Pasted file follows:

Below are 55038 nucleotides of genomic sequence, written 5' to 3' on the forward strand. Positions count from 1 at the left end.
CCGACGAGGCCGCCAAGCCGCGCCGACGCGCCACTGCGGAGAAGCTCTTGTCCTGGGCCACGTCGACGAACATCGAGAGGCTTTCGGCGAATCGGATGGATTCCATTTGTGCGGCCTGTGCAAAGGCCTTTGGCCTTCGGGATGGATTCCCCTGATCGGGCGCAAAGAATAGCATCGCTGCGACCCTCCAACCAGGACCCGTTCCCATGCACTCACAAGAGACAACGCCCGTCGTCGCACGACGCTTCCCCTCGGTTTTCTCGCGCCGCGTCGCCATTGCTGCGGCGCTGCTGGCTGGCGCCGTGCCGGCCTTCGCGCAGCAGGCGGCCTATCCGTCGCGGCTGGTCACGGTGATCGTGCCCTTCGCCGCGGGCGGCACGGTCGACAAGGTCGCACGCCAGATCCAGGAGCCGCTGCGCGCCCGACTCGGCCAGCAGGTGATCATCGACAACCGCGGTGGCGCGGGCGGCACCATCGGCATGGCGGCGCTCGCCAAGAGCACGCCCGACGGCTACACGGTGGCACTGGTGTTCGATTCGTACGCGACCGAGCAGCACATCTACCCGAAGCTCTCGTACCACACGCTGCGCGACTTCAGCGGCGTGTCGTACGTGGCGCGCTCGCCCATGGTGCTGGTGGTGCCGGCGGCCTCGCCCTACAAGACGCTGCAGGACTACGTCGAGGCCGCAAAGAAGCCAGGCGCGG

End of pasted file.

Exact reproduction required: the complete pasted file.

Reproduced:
Below are 55038 nucleotides of genomic sequence, written 5' to 3' on the forward strand. Positions count from 1 at the left end.
CCGACGAGGCCGCCAAGCCGCGCCGACGCGCCACTGCGGAGAAGCTCTTGTCCTGGGCCACGTCGACGAACATCGAGAGGCTTTCGGCGAATCGGATGGATTCCATTTGTGCGGCCTGTGCAAAGGCCTTTGGCCTTCGGGATGGATTCCCCTGATCGGGCGCAAAGAATAGCATCGCTGCGACCCTCCAACCAGGACCCGTTCCCATGCACTCACAAGAGACAACGCCCGTCGTCGCACGACGCTTCCCCTCGGTTTTCTCGCGCCGCGTCGCCATTGCTGCGGCGCTGCTGGCTGGCGCCGTGCCGGCCTTCGCGCAGCAGGCGGCCTATCCGTCGCGGCTGGTCACGGTGATCGTGCCCTTCGCCGCGGGCGGCACGGTCGACAAGGTCGCACGCCAGATCCAGGAGCCGCTGCGCGCCCGACTCGGCCAGCAGGTGATCATCGACAACCGCGGTGGCGCGGGCGGCACCATCGGCATGGCGGCGCTCGCCAAGAGCACGCCCGACGGCTACACGGTGGCACTGGTGTTCGATTCGTACGCGACCGAGCAGCACATCTACCCGAAGCTCTCGTACCACACGCTGCGCGACTTCAGCGGCGTGTCGTACGTGGCGCGCTCGCCCATGGTGCTGGTGGTGCCGGCGGCCTCGCCCTACAAGACGCTGCAGGACTACGTCGAGGCCGCAAAGAAGCCAGGCGCGG